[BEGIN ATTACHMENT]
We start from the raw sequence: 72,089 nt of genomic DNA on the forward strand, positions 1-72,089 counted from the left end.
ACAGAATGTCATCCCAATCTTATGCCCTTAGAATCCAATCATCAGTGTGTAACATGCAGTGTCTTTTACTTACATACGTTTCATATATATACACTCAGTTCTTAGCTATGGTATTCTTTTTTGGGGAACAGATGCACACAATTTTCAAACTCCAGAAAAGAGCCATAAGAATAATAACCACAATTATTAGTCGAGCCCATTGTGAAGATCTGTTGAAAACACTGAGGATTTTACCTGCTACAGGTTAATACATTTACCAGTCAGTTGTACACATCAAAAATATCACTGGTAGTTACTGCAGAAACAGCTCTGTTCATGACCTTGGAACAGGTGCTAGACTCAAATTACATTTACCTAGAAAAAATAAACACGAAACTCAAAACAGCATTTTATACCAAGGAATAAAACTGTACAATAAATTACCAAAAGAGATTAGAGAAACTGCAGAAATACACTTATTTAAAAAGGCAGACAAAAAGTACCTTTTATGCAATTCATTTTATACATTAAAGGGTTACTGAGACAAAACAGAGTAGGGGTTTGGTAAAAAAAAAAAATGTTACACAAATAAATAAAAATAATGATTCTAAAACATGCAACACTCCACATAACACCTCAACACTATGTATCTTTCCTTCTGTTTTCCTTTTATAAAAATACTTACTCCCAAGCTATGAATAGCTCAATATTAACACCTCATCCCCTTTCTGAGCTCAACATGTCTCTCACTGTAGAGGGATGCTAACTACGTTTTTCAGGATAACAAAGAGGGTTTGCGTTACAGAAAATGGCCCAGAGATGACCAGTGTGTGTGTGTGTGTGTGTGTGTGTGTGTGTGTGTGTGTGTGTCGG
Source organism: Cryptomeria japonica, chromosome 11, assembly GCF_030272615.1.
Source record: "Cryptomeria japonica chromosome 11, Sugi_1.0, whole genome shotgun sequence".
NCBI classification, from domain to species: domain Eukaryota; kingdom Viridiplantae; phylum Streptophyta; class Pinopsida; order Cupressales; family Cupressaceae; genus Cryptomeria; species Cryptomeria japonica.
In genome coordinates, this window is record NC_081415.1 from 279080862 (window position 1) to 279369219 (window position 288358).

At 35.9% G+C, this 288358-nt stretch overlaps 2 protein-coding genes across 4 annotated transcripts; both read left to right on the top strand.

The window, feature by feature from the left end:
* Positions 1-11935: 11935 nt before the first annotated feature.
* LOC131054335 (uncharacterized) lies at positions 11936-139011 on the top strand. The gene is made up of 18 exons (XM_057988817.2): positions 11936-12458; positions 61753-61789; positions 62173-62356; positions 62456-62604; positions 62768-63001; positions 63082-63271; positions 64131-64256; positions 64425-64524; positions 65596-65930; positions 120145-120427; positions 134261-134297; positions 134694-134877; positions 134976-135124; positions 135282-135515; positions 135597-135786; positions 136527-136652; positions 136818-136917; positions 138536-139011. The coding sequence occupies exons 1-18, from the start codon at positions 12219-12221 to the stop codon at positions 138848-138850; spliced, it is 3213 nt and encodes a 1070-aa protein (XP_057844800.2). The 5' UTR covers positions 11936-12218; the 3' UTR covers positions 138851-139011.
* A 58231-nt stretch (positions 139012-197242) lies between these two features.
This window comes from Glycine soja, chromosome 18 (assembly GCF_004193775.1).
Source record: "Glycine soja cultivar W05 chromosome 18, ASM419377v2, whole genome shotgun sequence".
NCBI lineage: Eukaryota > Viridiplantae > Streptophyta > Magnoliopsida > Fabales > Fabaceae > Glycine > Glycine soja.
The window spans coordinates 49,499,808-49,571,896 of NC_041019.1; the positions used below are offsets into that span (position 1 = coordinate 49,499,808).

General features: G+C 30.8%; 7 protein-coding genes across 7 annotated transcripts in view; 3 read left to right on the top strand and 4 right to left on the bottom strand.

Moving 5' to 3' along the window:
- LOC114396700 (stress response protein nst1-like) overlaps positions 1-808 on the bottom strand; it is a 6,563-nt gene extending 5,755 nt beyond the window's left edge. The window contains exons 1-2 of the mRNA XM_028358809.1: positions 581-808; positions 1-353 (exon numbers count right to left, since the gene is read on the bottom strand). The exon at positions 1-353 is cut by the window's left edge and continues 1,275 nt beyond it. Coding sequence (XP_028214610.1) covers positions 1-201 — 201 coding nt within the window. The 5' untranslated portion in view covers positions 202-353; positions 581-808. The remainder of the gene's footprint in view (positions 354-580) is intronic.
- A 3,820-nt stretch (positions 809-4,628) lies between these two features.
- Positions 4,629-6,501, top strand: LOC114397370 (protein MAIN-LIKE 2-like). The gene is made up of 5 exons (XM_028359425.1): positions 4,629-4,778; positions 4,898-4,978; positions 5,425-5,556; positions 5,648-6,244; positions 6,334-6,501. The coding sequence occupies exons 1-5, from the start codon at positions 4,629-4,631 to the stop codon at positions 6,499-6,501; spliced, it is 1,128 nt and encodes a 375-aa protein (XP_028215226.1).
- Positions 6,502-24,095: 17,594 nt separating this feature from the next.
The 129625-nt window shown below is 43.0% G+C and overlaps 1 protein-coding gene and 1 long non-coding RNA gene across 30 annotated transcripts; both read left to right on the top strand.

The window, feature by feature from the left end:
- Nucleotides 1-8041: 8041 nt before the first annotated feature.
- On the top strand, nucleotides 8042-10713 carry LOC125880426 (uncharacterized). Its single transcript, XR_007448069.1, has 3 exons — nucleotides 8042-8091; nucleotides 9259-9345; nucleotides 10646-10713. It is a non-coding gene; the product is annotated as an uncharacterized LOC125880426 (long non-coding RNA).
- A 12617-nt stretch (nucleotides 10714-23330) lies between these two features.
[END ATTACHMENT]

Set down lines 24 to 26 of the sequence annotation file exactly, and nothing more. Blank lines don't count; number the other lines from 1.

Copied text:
- Nucleotides 1-8041: 8041 nt before the first annotated feature.
- On the top strand, nucleotides 8042-10713 carry LOC125880426 (uncharacterized). Its single transcript, XR_007448069.1, has 3 exons — nucleotides 8042-8091; nucleotides 9259-9345; nucleotides 10646-10713. It is a non-coding gene; the product is annotated as an uncharacterized LOC125880426 (long non-coding RNA).
- A 12617-nt stretch (nucleotides 10714-23330) lies between these two features.